Igloo

Massive Global Cooling process discovered as Paris climate deal looms

Ocean
© The Register, UK
As world leaders get ready to head to Paris for the latest pact on cutting CO2 emissions, it has emerged that there isn't as much urgency about the matter as had been thought.

A team of top-level atmospheric chemistry boffins from France and Germany say they have identified a new process by which vast amounts of volatile organic compounds (VOCs) are emitted into the atmosphere from the sea - a process which was unknown until now, meaning that existing climate models do not take account of it.

The effect of VOCs in the air is to cool the climate down, and thus climate models used today predict more warming than can actually be expected. Indeed, global temperatures have actually been stable for more than fifteen years, a circumstance which was not predicted by climate models and which climate science is still struggling to assmilate.

In essence, the new research shows that a key VOC, isoprene, is not only produced by living organisms (for instance plants and trees on land and plankton in the sea) as had previously been assumed. It is also produced in the "microlayer" at the top of the ocean by the action of sunlight on floating chemicals - no life being necessary. And it is produced in this way in very large amounts.

According to an announcement just issued by the German government's Leibniz Institute for Tropospheric Research:
Atmospheric chemists from France and Germany, however, can now show that isoprene can also be formed without biological sources in the surface film of the oceans by sunlight and so explain the large discrepancy between field measurements and models. The new identified photochemical reaction is therefore important to improve the climate models.

Snowflake

Fairbanks, Alaska hammered by heavy snows and power outages

fairbanks
© www.adn.com
Early snow in Fairbanks
A disaster declaration was being discussed Wednesday evening by the Fairbanks North Star Borough after snowfall caused thousands of power outages and paralyzed much of the area, borough spokesperson Lanien Livingston said. According to Livingston, a final decision on the declaration won't be made until Thursday or Friday.

At about 6:10 p.m. Wednesday, Golden Valley Electric Association reported 7,000 customers didn't have power. A few hours later, the company said it "continued to make headway," although there were still "a lot" of trees down on power lines. GVEA had reported on Wednesday morning that more than 20,000 people had lost power at some point overnight Tuesday as heavy snow fell. "Due to the outages being so widespread, it is impossible to list all the streets or neighborhoods that crews are working (on)," GVEA wrote on Facebook.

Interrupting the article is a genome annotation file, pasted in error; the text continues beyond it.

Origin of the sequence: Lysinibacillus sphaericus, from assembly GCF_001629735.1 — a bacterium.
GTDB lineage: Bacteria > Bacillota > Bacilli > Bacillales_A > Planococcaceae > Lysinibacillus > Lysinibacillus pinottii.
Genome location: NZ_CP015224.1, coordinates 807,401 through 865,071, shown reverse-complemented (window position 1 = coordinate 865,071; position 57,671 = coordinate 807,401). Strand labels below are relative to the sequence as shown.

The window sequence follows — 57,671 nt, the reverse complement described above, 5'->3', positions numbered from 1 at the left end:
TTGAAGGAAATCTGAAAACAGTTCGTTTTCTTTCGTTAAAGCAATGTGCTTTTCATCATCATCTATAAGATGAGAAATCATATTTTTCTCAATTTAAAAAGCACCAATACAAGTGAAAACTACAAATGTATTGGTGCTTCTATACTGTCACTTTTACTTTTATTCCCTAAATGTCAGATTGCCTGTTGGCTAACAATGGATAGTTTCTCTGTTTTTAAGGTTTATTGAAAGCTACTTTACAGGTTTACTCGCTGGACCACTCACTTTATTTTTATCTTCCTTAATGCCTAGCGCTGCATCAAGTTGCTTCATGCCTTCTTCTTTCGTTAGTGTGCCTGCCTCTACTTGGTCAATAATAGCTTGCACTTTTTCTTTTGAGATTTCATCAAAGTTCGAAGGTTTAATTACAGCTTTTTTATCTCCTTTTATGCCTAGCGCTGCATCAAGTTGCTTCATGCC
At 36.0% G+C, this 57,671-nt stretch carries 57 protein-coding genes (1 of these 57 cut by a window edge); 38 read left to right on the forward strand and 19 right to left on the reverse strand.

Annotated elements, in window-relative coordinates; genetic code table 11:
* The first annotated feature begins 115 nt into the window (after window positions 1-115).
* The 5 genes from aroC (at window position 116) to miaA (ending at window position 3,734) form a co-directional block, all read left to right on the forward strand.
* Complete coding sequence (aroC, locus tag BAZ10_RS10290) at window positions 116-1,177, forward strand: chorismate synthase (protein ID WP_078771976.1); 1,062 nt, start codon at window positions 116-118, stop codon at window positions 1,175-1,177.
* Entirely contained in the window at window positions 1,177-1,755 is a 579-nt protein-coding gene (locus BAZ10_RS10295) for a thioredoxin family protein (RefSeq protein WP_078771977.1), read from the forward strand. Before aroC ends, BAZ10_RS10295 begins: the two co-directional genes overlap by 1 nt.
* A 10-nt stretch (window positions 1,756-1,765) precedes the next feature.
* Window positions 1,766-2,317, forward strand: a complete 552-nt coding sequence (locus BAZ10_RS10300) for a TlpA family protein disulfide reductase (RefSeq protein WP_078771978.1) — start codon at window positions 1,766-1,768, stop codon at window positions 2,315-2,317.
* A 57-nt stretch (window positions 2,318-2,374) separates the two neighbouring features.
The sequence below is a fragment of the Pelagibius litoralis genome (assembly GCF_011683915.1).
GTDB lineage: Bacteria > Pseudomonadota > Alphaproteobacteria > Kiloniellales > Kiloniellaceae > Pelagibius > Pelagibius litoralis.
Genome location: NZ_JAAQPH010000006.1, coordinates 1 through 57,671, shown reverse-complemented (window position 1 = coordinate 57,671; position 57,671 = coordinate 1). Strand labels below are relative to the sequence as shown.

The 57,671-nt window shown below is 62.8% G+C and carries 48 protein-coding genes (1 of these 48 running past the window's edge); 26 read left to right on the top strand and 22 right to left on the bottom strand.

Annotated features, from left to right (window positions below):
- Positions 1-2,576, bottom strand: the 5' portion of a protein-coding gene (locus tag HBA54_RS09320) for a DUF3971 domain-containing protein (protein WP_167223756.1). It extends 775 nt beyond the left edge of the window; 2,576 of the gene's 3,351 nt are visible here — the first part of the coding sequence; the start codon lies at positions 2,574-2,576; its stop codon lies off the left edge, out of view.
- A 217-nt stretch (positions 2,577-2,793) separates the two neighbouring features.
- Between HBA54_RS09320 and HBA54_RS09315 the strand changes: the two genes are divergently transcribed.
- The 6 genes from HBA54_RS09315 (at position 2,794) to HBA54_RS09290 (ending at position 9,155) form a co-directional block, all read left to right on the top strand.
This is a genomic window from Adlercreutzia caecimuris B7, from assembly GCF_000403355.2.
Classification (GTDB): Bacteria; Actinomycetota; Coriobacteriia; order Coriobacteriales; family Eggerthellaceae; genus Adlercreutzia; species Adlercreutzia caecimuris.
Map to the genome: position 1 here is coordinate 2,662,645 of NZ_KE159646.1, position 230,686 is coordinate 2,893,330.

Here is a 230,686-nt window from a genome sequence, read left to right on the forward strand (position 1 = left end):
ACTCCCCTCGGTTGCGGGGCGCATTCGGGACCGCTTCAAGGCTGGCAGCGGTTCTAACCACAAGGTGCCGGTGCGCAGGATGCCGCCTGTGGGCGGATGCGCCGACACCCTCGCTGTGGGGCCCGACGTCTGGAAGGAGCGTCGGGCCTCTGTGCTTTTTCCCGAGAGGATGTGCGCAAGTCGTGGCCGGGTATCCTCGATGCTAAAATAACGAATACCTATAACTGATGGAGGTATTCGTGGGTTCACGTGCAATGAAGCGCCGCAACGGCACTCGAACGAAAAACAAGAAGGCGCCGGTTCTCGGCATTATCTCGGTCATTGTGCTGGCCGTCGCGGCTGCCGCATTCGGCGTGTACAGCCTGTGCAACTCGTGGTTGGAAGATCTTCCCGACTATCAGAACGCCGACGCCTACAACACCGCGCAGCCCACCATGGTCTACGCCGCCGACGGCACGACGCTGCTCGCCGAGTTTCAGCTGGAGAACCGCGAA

In a special weather statement, the National Weather Service said Fairbanks set a new daily snowfall record of 11.2 inches on Tuesday. The previous record had been set in 1972 at 7 inches. NWS said North Pole accumulated 10 inches of snow, Mile 3 of Chena Hot Springs Road reported 15 inches, South Fox reported 15.5 inches and the University of Alaska Fairbanks accumulated 13 inches. Snow was expected to fall in Fairbanks on Wednesday night and continue through the weekend. There were no winter storm warnings in effect late Wednesday evening in any part of the Interior.

GCI reported to the borough that "many cell towers" were down because of the power outage, according to borough spokesperson Amber Courtney. "So that means people can't call 911 from their cellphones; they'll need to find landlines," Courtney said.

Comment: Keep informed on these increasingly chaotic, global events by viewing the monthly SOTT Earth Changes Summary.


Snowflake

Heavy snowfall thwarts only expedition to top of Mount Everest in 2015

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© AP/Tashi Sherpa
In this Wednesday, Sept. 2, 2015, photo, Mount Everest, third peak from left, is seen standing behind, from left, Mt. Changtse, Mt. Lho La and Mt. Nuptse, as seen from Kalapatthar near Everest Base Camp, Nepal. Earlier last month Nepal announced the opening of Mount Everest to climbers for the first time since an earthquake-triggered avalanche in April killed 19 mountaineers and ended the popular spring climbing season.
This year's only expedition to the top of Mount Everest fell short of reaching the mountain's peak due to heavy snow, meaning that no one will step foot on top of the world's tallest mountain this year.

Heavy snow has fallen around Mount Everest in Nepal's Himalaya Mountains over the past weeks and has made some parts of the climb too difficult to navigate, forcing many people to abandon their attempts at climbing Everest.

More than 2 feet of snow fell at Everest's base camp around the middle of September, causing the conditions along the climbing routes to deteriorate and Sherpas to work on clearing the routes before climbers could trek up the mountain.

Nobukazu Kuriki was the only person who was attempting to climb to the top of the 29,029-foot (8,848-m) peak this fall following the feet of snow, but he was forced to turn around last weekend due to the abundance of snow.